Ancestry has modified the Old Search screens also - once you pick a database to search, the screens in Old Search look like New Search screens (in my example above, Screens 8 and 9 are identical). They have also expanded vertically the Old Screen web page presentations a bit with a larger font and more intermediate lines between information. You have to scroll down more but they are easier to read.

It appears that they have eliminated, or just haven't included, the Ancestry World Tree matches in the Family Trees section. Ancestry World Tree is the same database as the Rootsweb WorldConnect database which will move to the Ancestry domain at some time in the future. Hopefully, Ancestry will reinstate the link to the WorldConnect database in the near future, since it is a separate database.

One addition that I like in New Search is that they have eliminated the Search box tabs on the opening screen - the ones for Historical Data, Family Trees, Stories and Publications, and Photos and Maps. In New Search, you get a list of all matches in your Database Matches screen. Other than this change, the Search results are exactly the same between Old Search and New Search, as far as I can tell. Presumably, they will delete the explanatory screen (#3 above) at some point in time.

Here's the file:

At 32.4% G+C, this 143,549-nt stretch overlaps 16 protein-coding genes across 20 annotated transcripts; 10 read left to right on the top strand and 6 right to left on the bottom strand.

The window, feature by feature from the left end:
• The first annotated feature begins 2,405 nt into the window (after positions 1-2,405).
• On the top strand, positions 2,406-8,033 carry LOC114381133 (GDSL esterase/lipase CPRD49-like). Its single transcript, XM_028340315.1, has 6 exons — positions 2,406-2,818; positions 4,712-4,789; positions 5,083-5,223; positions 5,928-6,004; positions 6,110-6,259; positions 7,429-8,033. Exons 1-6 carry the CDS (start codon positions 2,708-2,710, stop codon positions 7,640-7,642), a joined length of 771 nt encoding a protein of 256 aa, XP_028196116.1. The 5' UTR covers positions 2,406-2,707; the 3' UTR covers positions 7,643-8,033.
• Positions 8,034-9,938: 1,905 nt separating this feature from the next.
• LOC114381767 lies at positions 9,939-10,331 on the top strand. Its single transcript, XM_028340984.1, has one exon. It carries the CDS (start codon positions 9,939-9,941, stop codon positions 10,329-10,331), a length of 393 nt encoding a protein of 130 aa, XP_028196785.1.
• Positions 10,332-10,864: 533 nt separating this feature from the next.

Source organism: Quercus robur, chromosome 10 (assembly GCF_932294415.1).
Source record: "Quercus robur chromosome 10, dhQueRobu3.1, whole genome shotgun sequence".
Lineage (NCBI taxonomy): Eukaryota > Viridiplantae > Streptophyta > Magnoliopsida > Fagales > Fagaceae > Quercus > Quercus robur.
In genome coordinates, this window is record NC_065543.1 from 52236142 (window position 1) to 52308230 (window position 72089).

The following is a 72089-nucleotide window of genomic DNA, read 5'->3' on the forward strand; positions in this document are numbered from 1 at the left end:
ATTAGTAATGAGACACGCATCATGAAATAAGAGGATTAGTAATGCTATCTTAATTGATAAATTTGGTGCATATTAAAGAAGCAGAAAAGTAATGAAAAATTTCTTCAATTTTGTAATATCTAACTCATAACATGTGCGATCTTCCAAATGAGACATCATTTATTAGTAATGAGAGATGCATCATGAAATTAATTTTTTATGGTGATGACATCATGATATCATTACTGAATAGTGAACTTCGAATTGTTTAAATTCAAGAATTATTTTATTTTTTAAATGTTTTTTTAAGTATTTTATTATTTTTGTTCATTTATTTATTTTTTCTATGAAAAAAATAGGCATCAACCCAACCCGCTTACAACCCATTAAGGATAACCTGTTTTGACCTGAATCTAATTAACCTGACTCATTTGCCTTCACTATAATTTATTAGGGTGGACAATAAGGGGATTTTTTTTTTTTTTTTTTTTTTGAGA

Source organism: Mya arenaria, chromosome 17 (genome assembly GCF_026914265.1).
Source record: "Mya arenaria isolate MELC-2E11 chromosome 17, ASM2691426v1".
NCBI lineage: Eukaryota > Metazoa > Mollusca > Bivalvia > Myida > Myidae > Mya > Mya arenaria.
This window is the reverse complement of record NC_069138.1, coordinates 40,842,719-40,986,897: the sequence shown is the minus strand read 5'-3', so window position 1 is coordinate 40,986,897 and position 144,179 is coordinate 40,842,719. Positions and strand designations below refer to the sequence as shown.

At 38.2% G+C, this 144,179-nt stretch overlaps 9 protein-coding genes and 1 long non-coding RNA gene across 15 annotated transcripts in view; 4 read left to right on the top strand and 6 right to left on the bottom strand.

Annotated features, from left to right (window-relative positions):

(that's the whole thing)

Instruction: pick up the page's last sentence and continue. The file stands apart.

If you set your Ancestry opening screen to the New Search, you get a different look and feel. I'll show that sequence tomorrow.

This look at New Search Ancestry assumed Exact Matches - I will do the same thing tomorrow with Ranked Searches so that you can see the differences.

UPDATED 4/4: Miriam commented that she couldn't see the "Try It" on the Search box screen, and wondered if she had to be signed in. I just tried it after logging out, and the "Try It" shows up on the second screen - the one after the inital screen. You do have to be a subscriber to see the document images, but you can do a search down to Screen 7 above.